Which invertebrate is considered the most intelligent?

June 1997

Octopuses, belonging to a group of mollusks called cephalopods, are among the most highly evolved invertebrates and considered by most biologists to be the most intelligent. Their central nervous system is among the largest and most complex in the invertebrate world, rivaling that of many vertebrates, including birds and fish. Their capacity to learn appears to be considerable. Just how much they can learn and how they learn are subjects of ongoing interest and study by biologists and scientists.

The common octopus is frequently seen in ocean caves, crevices and ledges off the North Carolina coast.

The octopus possesses both long and short term memories, as do vertebrates. It leans to solve problems by trial and error and experience. Once it has solved a problem, it remembers and can solve it and similar problems repeatedly. Experiments have shown that the octopus can learn to perform many unusual tasks, such as unscrewing lids to get to food, maneuvering through simple mazes, and even distinguishing between various shapes.

Aquarists at the NC Aquarium at Pine Knoll Shores witnessed evidence of the intelligence of these eight-armed creatures recently  when their octopus-in-residence began assisting them with tank-cleaning chores. The daily ritual of collecting debris from the octopus’ 300-gallon home became much easier for staffers when the octopus began handing them pieces that were difficult to reach. Eventually, the octopus began piling all the debris in one corner, greatly reducing the time-consuming clean-up process for staff.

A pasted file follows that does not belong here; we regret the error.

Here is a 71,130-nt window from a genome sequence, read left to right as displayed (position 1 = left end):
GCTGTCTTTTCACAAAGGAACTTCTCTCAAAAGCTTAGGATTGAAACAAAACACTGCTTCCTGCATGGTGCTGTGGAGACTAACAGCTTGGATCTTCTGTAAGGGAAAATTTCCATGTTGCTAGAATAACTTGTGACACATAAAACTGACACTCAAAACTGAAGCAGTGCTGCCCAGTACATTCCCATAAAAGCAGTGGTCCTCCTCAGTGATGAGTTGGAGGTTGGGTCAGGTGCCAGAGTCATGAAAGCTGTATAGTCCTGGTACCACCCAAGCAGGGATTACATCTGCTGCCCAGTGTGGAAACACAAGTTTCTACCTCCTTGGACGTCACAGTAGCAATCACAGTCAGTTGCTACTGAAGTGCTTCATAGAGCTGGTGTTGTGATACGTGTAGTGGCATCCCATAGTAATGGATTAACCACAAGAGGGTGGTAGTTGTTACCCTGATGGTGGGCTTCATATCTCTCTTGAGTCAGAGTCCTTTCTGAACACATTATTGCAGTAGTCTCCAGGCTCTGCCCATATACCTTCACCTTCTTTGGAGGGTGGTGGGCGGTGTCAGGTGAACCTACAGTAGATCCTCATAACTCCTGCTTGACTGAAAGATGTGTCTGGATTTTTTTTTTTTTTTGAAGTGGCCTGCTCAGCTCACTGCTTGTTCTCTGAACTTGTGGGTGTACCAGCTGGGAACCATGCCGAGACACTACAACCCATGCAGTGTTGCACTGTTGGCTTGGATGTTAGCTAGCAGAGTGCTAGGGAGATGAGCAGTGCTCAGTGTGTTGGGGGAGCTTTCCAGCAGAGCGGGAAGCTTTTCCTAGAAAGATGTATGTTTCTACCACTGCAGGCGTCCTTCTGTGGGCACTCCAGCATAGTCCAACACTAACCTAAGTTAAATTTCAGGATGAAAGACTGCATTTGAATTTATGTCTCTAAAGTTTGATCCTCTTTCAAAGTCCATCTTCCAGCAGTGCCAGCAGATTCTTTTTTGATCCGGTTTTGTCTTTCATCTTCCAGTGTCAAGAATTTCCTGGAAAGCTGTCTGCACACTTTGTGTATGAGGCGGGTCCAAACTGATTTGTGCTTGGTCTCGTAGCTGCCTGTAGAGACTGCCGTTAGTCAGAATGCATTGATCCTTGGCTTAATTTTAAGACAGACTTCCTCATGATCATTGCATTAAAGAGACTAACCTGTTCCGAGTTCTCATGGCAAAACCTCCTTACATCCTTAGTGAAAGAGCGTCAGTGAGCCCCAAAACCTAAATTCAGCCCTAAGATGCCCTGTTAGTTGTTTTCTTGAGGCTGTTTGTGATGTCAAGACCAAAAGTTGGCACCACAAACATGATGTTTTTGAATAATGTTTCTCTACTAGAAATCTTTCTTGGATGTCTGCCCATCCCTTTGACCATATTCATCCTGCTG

The eyes of an octopus are well developed. They are similar to vertebrate eyes in that they have a cornea, lens and retina. They can see images, an ability  not found in other mollusks or any other invertebrates.

Octopuses have other unique abilities which most mollusks lack. They are able to change to blend in with their surroundings.  The texture of their body can also change, appearing to look like rock, coral or seaweed. Octopuses are also known for releasing purplish-black “ink” when threatened. The  ink serves a two-fold purpose; to hide or distract the predator and to temporarily destroy the predator’s sense of smell, allowing the octopus to make a quick getaway.